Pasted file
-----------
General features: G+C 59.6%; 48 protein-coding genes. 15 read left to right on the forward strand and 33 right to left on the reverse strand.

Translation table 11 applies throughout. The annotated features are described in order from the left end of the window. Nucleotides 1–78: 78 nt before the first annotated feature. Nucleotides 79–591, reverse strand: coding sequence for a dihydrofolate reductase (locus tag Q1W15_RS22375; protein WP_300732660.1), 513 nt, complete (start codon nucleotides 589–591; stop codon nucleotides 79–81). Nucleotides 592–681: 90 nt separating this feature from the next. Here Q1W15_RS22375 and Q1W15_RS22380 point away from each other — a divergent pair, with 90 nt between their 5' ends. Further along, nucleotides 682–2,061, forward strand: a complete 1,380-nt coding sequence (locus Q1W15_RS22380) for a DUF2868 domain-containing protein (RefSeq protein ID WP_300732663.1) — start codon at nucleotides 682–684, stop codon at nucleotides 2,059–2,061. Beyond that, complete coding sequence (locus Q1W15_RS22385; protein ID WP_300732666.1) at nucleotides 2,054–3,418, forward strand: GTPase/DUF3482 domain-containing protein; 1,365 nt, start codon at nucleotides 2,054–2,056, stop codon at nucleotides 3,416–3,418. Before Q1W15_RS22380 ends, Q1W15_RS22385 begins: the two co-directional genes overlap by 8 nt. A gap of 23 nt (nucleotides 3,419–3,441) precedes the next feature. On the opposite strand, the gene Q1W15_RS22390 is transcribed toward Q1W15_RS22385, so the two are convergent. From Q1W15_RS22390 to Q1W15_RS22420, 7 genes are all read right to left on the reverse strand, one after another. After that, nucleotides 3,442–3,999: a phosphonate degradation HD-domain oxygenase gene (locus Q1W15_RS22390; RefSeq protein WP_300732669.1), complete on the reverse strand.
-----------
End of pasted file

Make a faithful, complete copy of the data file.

General features: G+C 59.6%; 48 protein-coding genes. 15 read left to right on the forward strand and 33 right to left on the reverse strand.

Translation table 11 applies throughout. The annotated features are described in order from the left end of the window. Nucleotides 1–78: 78 nt before the first annotated feature. Nucleotides 79–591, reverse strand: coding sequence for a dihydrofolate reductase (locus tag Q1W15_RS22375; protein WP_300732660.1), 513 nt, complete (start codon nucleotides 589–591; stop codon nucleotides 79–81). Nucleotides 592–681: 90 nt separating this feature from the next. Here Q1W15_RS22375 and Q1W15_RS22380 point away from each other — a divergent pair, with 90 nt between their 5' ends. Further along, nucleotides 682–2,061, forward strand: a complete 1,380-nt coding sequence (locus Q1W15_RS22380) for a DUF2868 domain-containing protein (RefSeq protein ID WP_300732663.1) — start codon at nucleotides 682–684, stop codon at nucleotides 2,059–2,061. Beyond that, complete coding sequence (locus Q1W15_RS22385; protein ID WP_300732666.1) at nucleotides 2,054–3,418, forward strand: GTPase/DUF3482 domain-containing protein; 1,365 nt, start codon at nucleotides 2,054–2,056, stop codon at nucleotides 3,416–3,418. Before Q1W15_RS22380 ends, Q1W15_RS22385 begins: the two co-directional genes overlap by 8 nt. A gap of 23 nt (nucleotides 3,419–3,441) precedes the next feature. On the opposite strand, the gene Q1W15_RS22390 is transcribed toward Q1W15_RS22385, so the two are convergent. From Q1W15_RS22390 to Q1W15_RS22420, 7 genes are all read right to left on the reverse strand, one after another. After that, nucleotides 3,442–3,999: a phosphonate degradation HD-domain oxygenase gene (locus Q1W15_RS22390; RefSeq protein WP_300732669.1), complete on the reverse strand.